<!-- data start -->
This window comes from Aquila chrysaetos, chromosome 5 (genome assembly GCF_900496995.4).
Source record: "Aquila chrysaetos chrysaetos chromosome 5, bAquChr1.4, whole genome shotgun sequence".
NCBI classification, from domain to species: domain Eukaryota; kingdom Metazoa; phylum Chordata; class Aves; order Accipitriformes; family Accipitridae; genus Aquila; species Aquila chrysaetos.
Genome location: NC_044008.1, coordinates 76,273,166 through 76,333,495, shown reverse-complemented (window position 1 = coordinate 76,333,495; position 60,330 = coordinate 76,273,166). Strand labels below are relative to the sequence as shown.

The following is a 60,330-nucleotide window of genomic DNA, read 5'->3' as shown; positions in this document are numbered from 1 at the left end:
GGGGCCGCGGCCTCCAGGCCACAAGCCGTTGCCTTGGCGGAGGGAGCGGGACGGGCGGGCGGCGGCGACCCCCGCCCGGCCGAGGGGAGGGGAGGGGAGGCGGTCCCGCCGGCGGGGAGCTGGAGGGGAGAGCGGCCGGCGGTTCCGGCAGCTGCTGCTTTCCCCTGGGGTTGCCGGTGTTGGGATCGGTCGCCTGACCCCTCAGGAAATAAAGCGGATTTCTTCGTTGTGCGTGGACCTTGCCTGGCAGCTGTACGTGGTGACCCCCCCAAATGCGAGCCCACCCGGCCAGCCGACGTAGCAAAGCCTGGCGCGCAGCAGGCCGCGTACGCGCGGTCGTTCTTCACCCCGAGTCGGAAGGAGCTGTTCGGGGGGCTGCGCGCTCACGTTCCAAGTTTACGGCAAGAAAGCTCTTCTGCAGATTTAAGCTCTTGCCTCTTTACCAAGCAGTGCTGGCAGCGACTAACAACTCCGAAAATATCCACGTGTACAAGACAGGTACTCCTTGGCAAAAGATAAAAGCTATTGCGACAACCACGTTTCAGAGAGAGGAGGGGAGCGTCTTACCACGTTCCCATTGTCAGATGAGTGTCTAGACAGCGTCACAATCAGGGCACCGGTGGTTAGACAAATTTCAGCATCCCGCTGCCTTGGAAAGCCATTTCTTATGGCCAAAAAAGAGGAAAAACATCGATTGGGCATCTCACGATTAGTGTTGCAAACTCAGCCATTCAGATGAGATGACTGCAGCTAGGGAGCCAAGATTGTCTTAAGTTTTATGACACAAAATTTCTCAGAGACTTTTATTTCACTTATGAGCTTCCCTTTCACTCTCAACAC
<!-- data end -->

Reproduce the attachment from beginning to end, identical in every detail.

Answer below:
This window comes from Aquila chrysaetos, chromosome 5 (genome assembly GCF_900496995.4).
Source record: "Aquila chrysaetos chrysaetos chromosome 5, bAquChr1.4, whole genome shotgun sequence".
NCBI classification, from domain to species: domain Eukaryota; kingdom Metazoa; phylum Chordata; class Aves; order Accipitriformes; family Accipitridae; genus Aquila; species Aquila chrysaetos.
Genome location: NC_044008.1, coordinates 76,273,166 through 76,333,495, shown reverse-complemented (window position 1 = coordinate 76,333,495; position 60,330 = coordinate 76,273,166). Strand labels below are relative to the sequence as shown.

The following is a 60,330-nucleotide window of genomic DNA, read 5'->3' as shown; positions in this document are numbered from 1 at the left end:
GGGGCCGCGGCCTCCAGGCCACAAGCCGTTGCCTTGGCGGAGGGAGCGGGACGGGCGGGCGGCGGCGACCCCCGCCCGGCCGAGGGGAGGGGAGGGGAGGCGGTCCCGCCGGCGGGGAGCTGGAGGGGAGAGCGGCCGGCGGTTCCGGCAGCTGCTGCTTTCCCCTGGGGTTGCCGGTGTTGGGATCGGTCGCCTGACCCCTCAGGAAATAAAGCGGATTTCTTCGTTGTGCGTGGACCTTGCCTGGCAGCTGTACGTGGTGACCCCCCCAAATGCGAGCCCACCCGGCCAGCCGACGTAGCAAAGCCTGGCGCGCAGCAGGCCGCGTACGCGCGGTCGTTCTTCACCCCGAGTCGGAAGGAGCTGTTCGGGGGGCTGCGCGCTCACGTTCCAAGTTTACGGCAAGAAAGCTCTTCTGCAGATTTAAGCTCTTGCCTCTTTACCAAGCAGTGCTGGCAGCGACTAACAACTCCGAAAATATCCACGTGTACAAGACAGGTACTCCTTGGCAAAAGATAAAAGCTATTGCGACAACCACGTTTCAGAGAGAGGAGGGGAGCGTCTTACCACGTTCCCATTGTCAGATGAGTGTCTAGACAGCGTCACAATCAGGGCACCGGTGGTTAGACAAATTTCAGCATCCCGCTGCCTTGGAAAGCCATTTCTTATGGCCAAAAAAGAGGAAAAACATCGATTGGGCATCTCACGATTAGTGTTGCAAACTCAGCCATTCAGATGAGATGACTGCAGCTAGGGAGCCAAGATTGTCTTAAGTTTTATGACACAAAATTTCTCAGAGACTTTTATTTCACTTATGAGCTTCCCTTTCACTCTCAACAC